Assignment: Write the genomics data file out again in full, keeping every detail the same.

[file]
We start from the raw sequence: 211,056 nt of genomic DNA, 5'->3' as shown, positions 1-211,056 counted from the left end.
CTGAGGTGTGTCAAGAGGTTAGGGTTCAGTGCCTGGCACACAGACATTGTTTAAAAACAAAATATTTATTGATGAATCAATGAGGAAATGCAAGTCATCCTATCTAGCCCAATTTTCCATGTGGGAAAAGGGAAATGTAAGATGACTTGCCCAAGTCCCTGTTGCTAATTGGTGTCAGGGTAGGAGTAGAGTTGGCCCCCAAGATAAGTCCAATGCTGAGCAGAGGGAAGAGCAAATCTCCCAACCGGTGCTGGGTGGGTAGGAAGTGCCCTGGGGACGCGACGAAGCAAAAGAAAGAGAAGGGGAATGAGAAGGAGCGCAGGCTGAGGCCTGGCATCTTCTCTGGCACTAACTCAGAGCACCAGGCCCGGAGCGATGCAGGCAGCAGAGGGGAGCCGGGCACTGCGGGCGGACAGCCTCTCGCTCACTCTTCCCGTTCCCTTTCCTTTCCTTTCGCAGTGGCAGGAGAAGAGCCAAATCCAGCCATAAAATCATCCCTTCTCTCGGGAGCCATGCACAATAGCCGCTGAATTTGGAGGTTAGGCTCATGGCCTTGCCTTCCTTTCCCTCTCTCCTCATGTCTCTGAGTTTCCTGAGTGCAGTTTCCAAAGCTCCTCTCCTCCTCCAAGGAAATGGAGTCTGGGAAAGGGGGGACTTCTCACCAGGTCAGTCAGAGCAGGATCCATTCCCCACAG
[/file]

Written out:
We start from the raw sequence: 211,056 nt of genomic DNA, 5'->3' as shown, positions 1-211,056 counted from the left end.
CTGAGGTGTGTCAAGAGGTTAGGGTTCAGTGCCTGGCACACAGACATTGTTTAAAAACAAAATATTTATTGATGAATCAATGAGGAAATGCAAGTCATCCTATCTAGCCCAATTTTCCATGTGGGAAAAGGGAAATGTAAGATGACTTGCCCAAGTCCCTGTTGCTAATTGGTGTCAGGGTAGGAGTAGAGTTGGCCCCCAAGATAAGTCCAATGCTGAGCAGAGGGAAGAGCAAATCTCCCAACCGGTGCTGGGTGGGTAGGAAGTGCCCTGGGGACGCGACGAAGCAAAAGAAAGAGAAGGGGAATGAGAAGGAGCGCAGGCTGAGGCCTGGCATCTTCTCTGGCACTAACTCAGAGCACCAGGCCCGGAGCGATGCAGGCAGCAGAGGGGAGCCGGGCACTGCGGGCGGACAGCCTCTCGCTCACTCTTCCCGTTCCCTTTCCTTTCCTTTCGCAGTGGCAGGAGAAGAGCCAAATCCAGCCATAAAATCATCCCTTCTCTCGGGAGCCATGCACAATAGCCGCTGAATTTGGAGGTTAGGCTCATGGCCTTGCCTTCCTTTCCCTCTCTCCTCATGTCTCTGAGTTTCCTGAGTGCAGTTTCCAAAGCTCCTCTCCTCCTCCAAGGAAATGGAGTCTGGGAAAGGGGGGACTTCTCACCAGGTCAGTCAGAGCAGGATCCATTCCCCACAG